In recent years we’ve seen the emergence of a ‘Mobile Wallet war’ with Google Wallet, SOFTCARD, MCX, Visa’s V.me Wallet, MasterCard’s MasterPass, Apple Passbook, PayPal and American Express’ Serve products all making a play to dominate the market, capture consumer hearts and minds, and garner widespread retailer acceptance.
The battlefield expanded last year with the 2014 launch of Apple Pay. And coming right up to date, February 2015 was a big month for wallets. Samsung announced its acquisition of LoopPay, while Google confirmed its Google Wallet app would come pre-installed on Android phones offered by major US carriers AT&T Mobility, T-Mobile USA and Verizon Wireless. Both pieces of news have ratcheted up the competitive pressure.
Enthusiasm for Mobile Wallets from both traditional payment players and new OTT entrants is hardly surprising. While the market may be in its infancy, the potential to capture new revenue streams, tap into rich data streams on consumer preferences and shopping habits as well as the ability to ignite NFC payments, makes Mobile Wallet an incredibly attractive proposition for many.
The real value of the Mobile Wallet lies in its ability to link a mobile device to a variety of payment cards and other payment instruments. It is therefore possible for consumers to manage different mobile payment instruments resident within the mobile device – or held on a remote server - alongside their own personal credentials.
This all has the potential to usher in a new era of convenient ‘on the go’ payment, lifestyle and financial management possibilities that embeds issuers into customers’ everyday tasks and lifestyle preferences.
Mobile Wallet holders would be able to make online and offline payments, use e-banking services, utilise a local wallet or e-purse, redeem e-money – and take advantage of additional services covering their day-to-day needs such as transit, vending, ATM, loyalty and location-based features.
However, while Mobile Wallets have been in active use since 2010, no single wallet solution appears to dominate today. It’s a scenario that’s incentivising new entrants - to try out new business models backed by aggressive marketing campaigns. All of which, of course, is creating significant market fragmentation.
To date no one wallet issuer appears to have found the right combination of appealing features to enable mass adoption. Today’s consumers already have a number of electronic payment methods at their fingertips – and any new payment method must demonstrate clear advantages.
It’s not just about the consumer, of course. Merchants need to be convinced that hardware and software investments are worthwhile.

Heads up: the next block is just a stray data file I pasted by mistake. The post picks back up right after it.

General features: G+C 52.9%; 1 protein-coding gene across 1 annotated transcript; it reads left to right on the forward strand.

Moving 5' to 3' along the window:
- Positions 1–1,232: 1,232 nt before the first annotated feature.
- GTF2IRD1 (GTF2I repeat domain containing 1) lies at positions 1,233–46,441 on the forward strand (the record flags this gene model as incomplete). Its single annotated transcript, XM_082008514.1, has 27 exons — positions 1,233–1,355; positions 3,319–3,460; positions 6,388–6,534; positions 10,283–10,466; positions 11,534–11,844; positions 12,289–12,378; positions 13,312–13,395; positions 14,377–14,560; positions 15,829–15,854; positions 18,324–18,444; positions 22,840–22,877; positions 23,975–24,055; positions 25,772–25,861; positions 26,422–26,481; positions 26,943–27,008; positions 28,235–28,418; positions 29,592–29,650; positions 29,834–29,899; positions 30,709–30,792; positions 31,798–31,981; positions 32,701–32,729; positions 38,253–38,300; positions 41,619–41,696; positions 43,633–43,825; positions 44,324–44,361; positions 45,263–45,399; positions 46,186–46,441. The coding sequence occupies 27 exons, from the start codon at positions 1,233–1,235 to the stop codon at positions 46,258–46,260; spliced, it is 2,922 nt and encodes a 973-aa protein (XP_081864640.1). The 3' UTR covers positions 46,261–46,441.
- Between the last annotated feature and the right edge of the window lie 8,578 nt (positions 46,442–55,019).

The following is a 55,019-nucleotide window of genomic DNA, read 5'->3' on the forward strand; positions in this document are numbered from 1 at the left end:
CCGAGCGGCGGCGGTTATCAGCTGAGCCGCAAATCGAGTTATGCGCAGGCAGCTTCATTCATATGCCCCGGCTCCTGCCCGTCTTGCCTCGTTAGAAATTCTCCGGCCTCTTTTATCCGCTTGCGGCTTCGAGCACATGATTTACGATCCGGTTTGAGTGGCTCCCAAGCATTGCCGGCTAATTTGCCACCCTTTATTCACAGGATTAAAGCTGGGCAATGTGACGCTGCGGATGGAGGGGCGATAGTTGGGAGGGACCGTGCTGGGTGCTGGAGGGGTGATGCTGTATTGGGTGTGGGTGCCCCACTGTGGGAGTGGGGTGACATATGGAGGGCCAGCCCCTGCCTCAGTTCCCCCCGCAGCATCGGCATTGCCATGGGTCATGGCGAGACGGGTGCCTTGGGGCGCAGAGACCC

Samsung’s LoopPay is interesting here. Describing itself as the ‘most accepted Mobile Wallet on the planet’ the technology offers intriguing possibilities with its ability to allow retailers (particularly in the United States) to convert their existing mag-stripe readers into contactless payment receivers. br/> While, according to a recent survey from Boston Retail Partners, nearly 40% of all US large retailers plan to support Apple Pay by the end of the year.
Regardless of which platform or technology is involved, wallets need to be ‘open’ and interoperable, work on most mobile devices and payment networks, and be accepted by most merchants. They also need to offer a friendly customer enrolment process, enable ease of application provisioning to boost transaction numbers and guide users in how to act before and after transactions. Not only this, wallets must ensure fast processing of mobile financial transactions as well as other non-payment applications, be stored in a secure environment and deliver full interoperability.
Designing the ‘ideal’ wallet isn’t necessarily a guarantee of success, however. Consumers and merchants are conservative and expect the highest levels of data and payment protection.
Ideally, Mobile Wallet access should be protected by an authentication hardware device that’s under the direct control of the holder – and stored in a Secure Element which emulates a multi-application contactless card. Combined with the Trusted Execution Environment (TEE) that is resident in a mobile device, this would deliver end-to-end security by enforcing protection, confidentiality, integrity and data access rights.
Unfortunately, the plethora of wallet platforms currently on the market – each featuring their own non-interoperable standards – is hampering consumer adoption. The present lack of a global standardization framework means a new standard – which establishes a minimum set of additional functionalities, defines security and data protection requirements, and elaborates on existing specifications - needs to be established as a priority.
A global standardization framework would pave the way for that all- important interoperability – which in turn would fuel mass consumer and merchant acceptance and take-up of Mobile Wallet market propositions.
Ultimately, the technologies and business models will succeed or fail on user and merchant acceptance. This is by no means a foregone conclusion due to the sensitive nature of payments and a fundamentally conservative market. That said, with recent research from Boston Group Partners suggesting 38% of all large US retailers plan to support Apple pay by the end of the year, and some 46% planning to do the same with Google Wallet within 3 years, there is, at least, growing evidence that the Mobile Wallet proposition is gaining real traction.
*This paper discusses the nature and expected functionalities of the ideal Mobile Wallet. With respect to terminology, digital wallet’ is sometimes used to refer to a wallet stored in the Cloud; this paper does not differentiate between Mobile Wallets and Digital Wallets. The object of this paper is not to discuss access methods to the Wallet ie. NFC, HCE.